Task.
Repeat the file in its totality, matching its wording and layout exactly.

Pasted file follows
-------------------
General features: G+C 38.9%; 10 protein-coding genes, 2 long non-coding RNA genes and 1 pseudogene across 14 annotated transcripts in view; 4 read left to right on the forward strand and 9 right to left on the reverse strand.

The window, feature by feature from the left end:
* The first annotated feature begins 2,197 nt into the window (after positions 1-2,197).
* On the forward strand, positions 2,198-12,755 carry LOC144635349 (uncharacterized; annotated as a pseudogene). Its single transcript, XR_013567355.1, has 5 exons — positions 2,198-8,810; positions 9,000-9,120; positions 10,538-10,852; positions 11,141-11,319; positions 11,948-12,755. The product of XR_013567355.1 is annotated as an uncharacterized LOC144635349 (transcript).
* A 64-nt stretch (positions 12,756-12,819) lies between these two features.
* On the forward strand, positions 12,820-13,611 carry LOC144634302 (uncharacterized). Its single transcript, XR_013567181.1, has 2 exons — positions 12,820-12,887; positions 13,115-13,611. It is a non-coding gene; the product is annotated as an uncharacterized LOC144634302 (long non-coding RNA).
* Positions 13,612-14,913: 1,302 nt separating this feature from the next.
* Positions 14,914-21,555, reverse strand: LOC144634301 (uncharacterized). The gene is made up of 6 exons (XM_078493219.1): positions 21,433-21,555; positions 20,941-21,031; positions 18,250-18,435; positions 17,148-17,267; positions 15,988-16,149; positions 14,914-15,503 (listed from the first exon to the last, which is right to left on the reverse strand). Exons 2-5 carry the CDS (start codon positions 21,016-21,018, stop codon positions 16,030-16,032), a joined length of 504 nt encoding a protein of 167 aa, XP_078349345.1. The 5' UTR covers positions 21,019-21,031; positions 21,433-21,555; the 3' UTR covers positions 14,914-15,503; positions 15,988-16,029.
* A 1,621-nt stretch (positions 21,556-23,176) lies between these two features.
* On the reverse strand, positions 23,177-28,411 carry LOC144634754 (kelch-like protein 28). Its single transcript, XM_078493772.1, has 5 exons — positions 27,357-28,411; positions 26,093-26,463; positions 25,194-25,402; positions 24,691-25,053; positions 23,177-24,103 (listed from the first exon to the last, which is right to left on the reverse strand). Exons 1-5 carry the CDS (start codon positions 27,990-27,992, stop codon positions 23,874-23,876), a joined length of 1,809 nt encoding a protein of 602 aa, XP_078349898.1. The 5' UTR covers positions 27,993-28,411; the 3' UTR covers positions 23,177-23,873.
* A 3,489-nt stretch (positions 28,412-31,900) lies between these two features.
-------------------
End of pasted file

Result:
General features: G+C 38.9%; 10 protein-coding genes, 2 long non-coding RNA genes and 1 pseudogene across 14 annotated transcripts in view; 4 read left to right on the forward strand and 9 right to left on the reverse strand.

The window, feature by feature from the left end:
* The first annotated feature begins 2,197 nt into the window (after positions 1-2,197).
* On the forward strand, positions 2,198-12,755 carry LOC144635349 (uncharacterized; annotated as a pseudogene). Its single transcript, XR_013567355.1, has 5 exons — positions 2,198-8,810; positions 9,000-9,120; positions 10,538-10,852; positions 11,141-11,319; positions 11,948-12,755. The product of XR_013567355.1 is annotated as an uncharacterized LOC144635349 (transcript).
* A 64-nt stretch (positions 12,756-12,819) lies between these two features.
* On the forward strand, positions 12,820-13,611 carry LOC144634302 (uncharacterized). Its single transcript, XR_013567181.1, has 2 exons — positions 12,820-12,887; positions 13,115-13,611. It is a non-coding gene; the product is annotated as an uncharacterized LOC144634302 (long non-coding RNA).
* Positions 13,612-14,913: 1,302 nt separating this feature from the next.
* Positions 14,914-21,555, reverse strand: LOC144634301 (uncharacterized). The gene is made up of 6 exons (XM_078493219.1): positions 21,433-21,555; positions 20,941-21,031; positions 18,250-18,435; positions 17,148-17,267; positions 15,988-16,149; positions 14,914-15,503 (listed from the first exon to the last, which is right to left on the reverse strand). Exons 2-5 carry the CDS (start codon positions 21,016-21,018, stop codon positions 16,030-16,032), a joined length of 504 nt encoding a protein of 167 aa, XP_078349345.1. The 5' UTR covers positions 21,019-21,031; positions 21,433-21,555; the 3' UTR covers positions 14,914-15,503; positions 15,988-16,029.
* A 1,621-nt stretch (positions 21,556-23,176) lies between these two features.
* On the reverse strand, positions 23,177-28,411 carry LOC144634754 (kelch-like protein 28). Its single transcript, XM_078493772.1, has 5 exons — positions 27,357-28,411; positions 26,093-26,463; positions 25,194-25,402; positions 24,691-25,053; positions 23,177-24,103 (listed from the first exon to the last, which is right to left on the reverse strand). Exons 1-5 carry the CDS (start codon positions 27,990-27,992, stop codon positions 23,874-23,876), a joined length of 1,809 nt encoding a protein of 602 aa, XP_078349898.1. The 5' UTR covers positions 27,993-28,411; the 3' UTR covers positions 23,177-23,873.
* A 3,489-nt stretch (positions 28,412-31,900) lies between these two features.